Dealing with Sibo and Bacterial Overgrowth

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The digestive tract naturally contains good and bad bacteria. The beneficial bacteria are used by the body to help break down food. Although bacteria are found in the digestive system, the lowest levels of bacteria are found in the small intestine and the highest concentrations of bacteria are located in the colon. When excess bacteria are in the small intestine, it is called small intestinal bacterial overgrowth, or SIBO.

When food enters the small intestine, digestive juices flood the area to help break down the food so that the nutrients from the food can be absorbed. If there are too many bacteria in the small intestine, the food cannot be broken down properly and nutritional deficiencies can occur, inflammation can occur and immunity can decrease.

What are the Symptoms of Small Intestinal Bacterial Overgrowth?

The symptoms of a bacterial overgrowth in the small intestine is similar to irritable bowel syndrome and other gastrointestinal disorders. These symptoms include: asthma, bloating, depression, diarrhea, vomiting, weight loss, fatigue, joint pain, malnutrition, nausea, skin irritations – such as eczema, rosacea, rashes and acne.

If left untreated, SIBO can cause serious issues. Vitamin and mineral deficiencies can cause confusion, weakness, fatigue, memory loss, declining cognitive functions, anemia and tingling in the extremities. The bones can become weak and kidney stones can also develop.

What Underlying Conditions Can Increase the Risk of Developing SIBO?

Bacterial overgrowth in the small intestine can be caused by a structural defect in the small intestine, injury of the small intestine, diverticulosis, pancreatitis, medications, immune system disorders, celiac disease and aging.

 How Can SIBO Be Dealt With?

Typically, antibiotics are used to decrease small intestinal bacterial overgrowth; however, antibiotics destroy the beneficial bacteria in the body as well the bad bacteria in the gut. Furthermore, the American Journal of Gastroenterology reports that patients that are treated with antibiotics can experience a recurrence of SIBO .

Instead of undergoing antibiotic treatment for SIBO that destroys beneficial bacteria, there are herbal remedies that can reduce the bacteria in the small intestine. John Hopkin’s physicians and researchers at the University of Pittsburg found that herbal antimicrobial supplements were as effective as conventional antibiotic treatment. In the study, 104 patients were broken into two groups. One group received antibiotics while the others were given herbal supplements that include oregano, berberine extract, thyme and wormwood. At the conclusion of the trial, 46 percent of those using the herbal supplements had no signs of SIBO while only 34 percent of antibiotic users were symptom free.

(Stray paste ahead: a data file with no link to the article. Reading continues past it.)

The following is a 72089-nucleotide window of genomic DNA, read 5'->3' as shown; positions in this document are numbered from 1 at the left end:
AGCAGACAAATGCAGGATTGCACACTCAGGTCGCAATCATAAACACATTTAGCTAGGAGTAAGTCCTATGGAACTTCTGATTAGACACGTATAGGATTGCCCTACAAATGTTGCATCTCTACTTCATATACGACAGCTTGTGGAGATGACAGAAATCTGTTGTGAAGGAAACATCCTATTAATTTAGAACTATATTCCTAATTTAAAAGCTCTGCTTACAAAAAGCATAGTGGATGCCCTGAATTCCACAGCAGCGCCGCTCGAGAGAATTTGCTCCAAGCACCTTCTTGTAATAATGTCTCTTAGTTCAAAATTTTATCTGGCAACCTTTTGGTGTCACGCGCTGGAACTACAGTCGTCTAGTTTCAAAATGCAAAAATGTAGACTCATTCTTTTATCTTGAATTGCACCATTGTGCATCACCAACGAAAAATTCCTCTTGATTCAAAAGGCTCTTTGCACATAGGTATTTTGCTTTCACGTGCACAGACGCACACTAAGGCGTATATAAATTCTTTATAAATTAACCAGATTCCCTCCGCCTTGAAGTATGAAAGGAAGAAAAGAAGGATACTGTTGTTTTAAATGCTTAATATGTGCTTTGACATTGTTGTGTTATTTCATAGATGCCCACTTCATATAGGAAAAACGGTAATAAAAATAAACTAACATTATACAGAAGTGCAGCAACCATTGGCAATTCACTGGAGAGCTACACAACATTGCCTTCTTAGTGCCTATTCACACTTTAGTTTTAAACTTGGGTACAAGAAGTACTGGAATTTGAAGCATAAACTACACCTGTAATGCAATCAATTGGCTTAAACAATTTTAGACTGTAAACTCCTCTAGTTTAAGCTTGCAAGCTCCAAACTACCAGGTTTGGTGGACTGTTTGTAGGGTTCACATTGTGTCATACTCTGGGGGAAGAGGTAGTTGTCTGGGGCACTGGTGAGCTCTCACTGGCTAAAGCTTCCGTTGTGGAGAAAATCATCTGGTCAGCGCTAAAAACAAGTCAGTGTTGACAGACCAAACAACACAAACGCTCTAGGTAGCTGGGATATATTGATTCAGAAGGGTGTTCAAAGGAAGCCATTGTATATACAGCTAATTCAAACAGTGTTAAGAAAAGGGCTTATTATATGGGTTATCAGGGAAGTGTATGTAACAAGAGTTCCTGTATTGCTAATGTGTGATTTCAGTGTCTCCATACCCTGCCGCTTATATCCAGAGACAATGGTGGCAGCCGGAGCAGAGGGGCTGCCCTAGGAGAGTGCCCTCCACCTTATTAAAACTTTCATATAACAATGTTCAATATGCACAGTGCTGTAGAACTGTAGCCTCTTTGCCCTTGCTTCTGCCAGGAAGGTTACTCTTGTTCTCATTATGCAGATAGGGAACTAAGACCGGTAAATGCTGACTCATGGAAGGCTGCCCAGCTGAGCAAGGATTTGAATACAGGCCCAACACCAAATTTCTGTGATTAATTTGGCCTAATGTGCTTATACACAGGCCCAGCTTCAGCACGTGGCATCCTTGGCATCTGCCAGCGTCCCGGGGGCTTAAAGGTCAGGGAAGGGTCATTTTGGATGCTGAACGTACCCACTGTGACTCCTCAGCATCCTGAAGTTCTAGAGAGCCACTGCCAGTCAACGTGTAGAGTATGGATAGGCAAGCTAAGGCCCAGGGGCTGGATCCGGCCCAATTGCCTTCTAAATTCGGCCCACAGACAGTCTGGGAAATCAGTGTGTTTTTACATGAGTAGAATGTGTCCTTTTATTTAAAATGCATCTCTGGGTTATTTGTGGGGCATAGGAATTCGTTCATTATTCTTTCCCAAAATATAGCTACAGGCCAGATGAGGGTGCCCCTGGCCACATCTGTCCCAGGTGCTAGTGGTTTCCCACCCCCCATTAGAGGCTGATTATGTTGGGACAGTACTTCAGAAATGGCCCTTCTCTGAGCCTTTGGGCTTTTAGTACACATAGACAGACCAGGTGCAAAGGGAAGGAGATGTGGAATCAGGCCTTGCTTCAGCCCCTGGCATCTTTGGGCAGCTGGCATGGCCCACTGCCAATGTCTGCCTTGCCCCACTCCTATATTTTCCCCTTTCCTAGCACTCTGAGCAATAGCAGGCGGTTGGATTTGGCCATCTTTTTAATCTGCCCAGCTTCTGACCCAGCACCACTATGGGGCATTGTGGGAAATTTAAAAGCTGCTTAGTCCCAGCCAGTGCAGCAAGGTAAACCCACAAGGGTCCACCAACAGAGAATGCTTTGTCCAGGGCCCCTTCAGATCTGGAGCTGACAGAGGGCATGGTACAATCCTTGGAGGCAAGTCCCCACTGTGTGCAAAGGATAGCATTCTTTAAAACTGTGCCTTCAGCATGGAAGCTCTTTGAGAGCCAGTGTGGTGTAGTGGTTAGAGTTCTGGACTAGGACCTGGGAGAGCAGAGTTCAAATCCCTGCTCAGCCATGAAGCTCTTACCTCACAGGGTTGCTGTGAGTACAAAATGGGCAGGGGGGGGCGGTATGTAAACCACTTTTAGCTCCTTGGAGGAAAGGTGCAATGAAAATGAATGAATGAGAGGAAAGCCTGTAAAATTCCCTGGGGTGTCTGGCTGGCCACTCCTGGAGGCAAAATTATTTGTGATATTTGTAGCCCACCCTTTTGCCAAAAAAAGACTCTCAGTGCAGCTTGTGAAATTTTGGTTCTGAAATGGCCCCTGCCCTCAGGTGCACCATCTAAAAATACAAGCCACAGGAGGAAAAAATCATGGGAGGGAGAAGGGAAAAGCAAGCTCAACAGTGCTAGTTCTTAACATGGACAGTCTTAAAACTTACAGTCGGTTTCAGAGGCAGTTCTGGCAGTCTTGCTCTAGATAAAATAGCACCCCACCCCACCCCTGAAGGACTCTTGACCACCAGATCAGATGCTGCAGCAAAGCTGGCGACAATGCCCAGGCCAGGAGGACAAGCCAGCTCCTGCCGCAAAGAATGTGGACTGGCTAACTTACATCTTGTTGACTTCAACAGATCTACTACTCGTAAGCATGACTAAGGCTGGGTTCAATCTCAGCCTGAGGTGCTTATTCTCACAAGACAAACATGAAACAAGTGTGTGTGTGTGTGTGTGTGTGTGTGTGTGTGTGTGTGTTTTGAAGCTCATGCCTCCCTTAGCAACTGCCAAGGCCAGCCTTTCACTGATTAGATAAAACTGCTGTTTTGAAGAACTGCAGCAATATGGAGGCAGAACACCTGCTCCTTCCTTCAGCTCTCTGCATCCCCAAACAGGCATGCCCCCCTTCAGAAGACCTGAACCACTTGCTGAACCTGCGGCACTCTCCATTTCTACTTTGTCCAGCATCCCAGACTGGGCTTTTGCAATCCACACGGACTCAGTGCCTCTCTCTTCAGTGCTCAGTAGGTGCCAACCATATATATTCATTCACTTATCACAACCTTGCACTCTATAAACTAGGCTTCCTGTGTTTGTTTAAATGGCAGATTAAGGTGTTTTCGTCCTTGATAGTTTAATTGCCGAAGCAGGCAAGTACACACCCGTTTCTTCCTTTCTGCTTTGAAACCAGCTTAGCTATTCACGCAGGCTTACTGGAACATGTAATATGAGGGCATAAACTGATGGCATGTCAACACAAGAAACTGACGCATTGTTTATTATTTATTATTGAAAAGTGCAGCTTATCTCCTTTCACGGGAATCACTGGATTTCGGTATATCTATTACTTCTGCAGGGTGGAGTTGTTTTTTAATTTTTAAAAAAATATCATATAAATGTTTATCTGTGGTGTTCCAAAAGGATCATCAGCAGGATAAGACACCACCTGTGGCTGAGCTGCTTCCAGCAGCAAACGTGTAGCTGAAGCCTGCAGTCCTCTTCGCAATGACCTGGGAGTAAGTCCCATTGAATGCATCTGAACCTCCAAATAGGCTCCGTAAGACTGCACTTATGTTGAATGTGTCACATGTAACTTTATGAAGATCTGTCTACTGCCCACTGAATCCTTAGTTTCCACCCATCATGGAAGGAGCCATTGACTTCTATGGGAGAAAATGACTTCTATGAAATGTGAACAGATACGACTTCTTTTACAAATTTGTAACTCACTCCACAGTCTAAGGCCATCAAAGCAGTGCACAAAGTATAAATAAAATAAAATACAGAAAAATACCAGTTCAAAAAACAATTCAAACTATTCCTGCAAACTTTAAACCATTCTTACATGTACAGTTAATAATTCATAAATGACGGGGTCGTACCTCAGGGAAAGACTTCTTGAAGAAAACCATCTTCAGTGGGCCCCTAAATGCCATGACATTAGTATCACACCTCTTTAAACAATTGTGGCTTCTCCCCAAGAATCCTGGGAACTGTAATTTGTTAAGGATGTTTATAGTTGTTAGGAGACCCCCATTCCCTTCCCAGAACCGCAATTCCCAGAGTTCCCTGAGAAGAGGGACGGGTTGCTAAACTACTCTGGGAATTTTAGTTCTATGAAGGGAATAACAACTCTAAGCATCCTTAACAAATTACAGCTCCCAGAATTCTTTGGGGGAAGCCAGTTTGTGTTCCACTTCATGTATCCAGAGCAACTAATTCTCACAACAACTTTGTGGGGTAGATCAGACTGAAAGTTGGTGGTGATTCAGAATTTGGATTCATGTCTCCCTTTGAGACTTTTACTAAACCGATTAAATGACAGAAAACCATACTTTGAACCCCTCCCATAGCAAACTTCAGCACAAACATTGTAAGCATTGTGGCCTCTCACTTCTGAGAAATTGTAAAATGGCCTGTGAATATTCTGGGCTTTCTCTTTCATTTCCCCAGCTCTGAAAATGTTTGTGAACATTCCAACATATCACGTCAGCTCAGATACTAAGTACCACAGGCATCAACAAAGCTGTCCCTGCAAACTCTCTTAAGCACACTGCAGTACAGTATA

In addition to using herbal supplements, you can help relieve the symptoms of SIBO and help heal your body by eating 5 to 6 small meals rather than 3 larger meals. When you overeat, food sits in the stomach longer, causing damage to the upper gastrointestinal tract. Smaller meals allow you to digest your food quicker and decrease the risk of developing SIBO.

Take a probiotic supplement. Small intestine bacterial overgrowth can be corrected with probiotic supplements and a probiotic-rich diet that includes fermented foods such as kimchi, yogurt, sauerkraut and miso. When looking for a probiotic supplement, look for one that contains lactobacillus, streptococcus and bifidobacterium probiotics.

Begin an elimination diet to help starve the bacteria in the small intestine. Eliminate dairy products, wheat, processed sugars, fruit juices, baked goods, high fructose corn syrup, legumes and sugar substitutes. Enjoy fatty fish like salmon and tuna to increase omega-3 fatty acids, vitamin C rich foods including tomatoes, berries and leafy greens and enzyme rich foods like pineapples, mangoes and papayas as they will aid in digestion.

Once you have followed the elimination diet for two weeks, it is time to begin healing the gut with foods. Enjoy a cup of bone broth with each meal to help heal the lining of the stomach. Use coconut oil for cooking to further increase your omega-3 fatty acid consumption and include fermented foods to increase the beneficial bacteria in the gut.

Finally, if you suffer from nutritional deficiencies, you may want to consider a vitamin and mineral supplement that contains vitamin B12, vitamin K, iron, zinc and vitamin D. In addition to this taking probiotics and digestive enzymes will provide the digestive tract with the tools to maximize nutrient absorption.

Small intestine bacterial overgrowth can cause a number of unpleasant symptoms such as bloating, gas, constipation and diarrhea. Learning how to decrease the symptoms and heal the body using herbs, an elimination diet and limiting stress can help your body heal itself.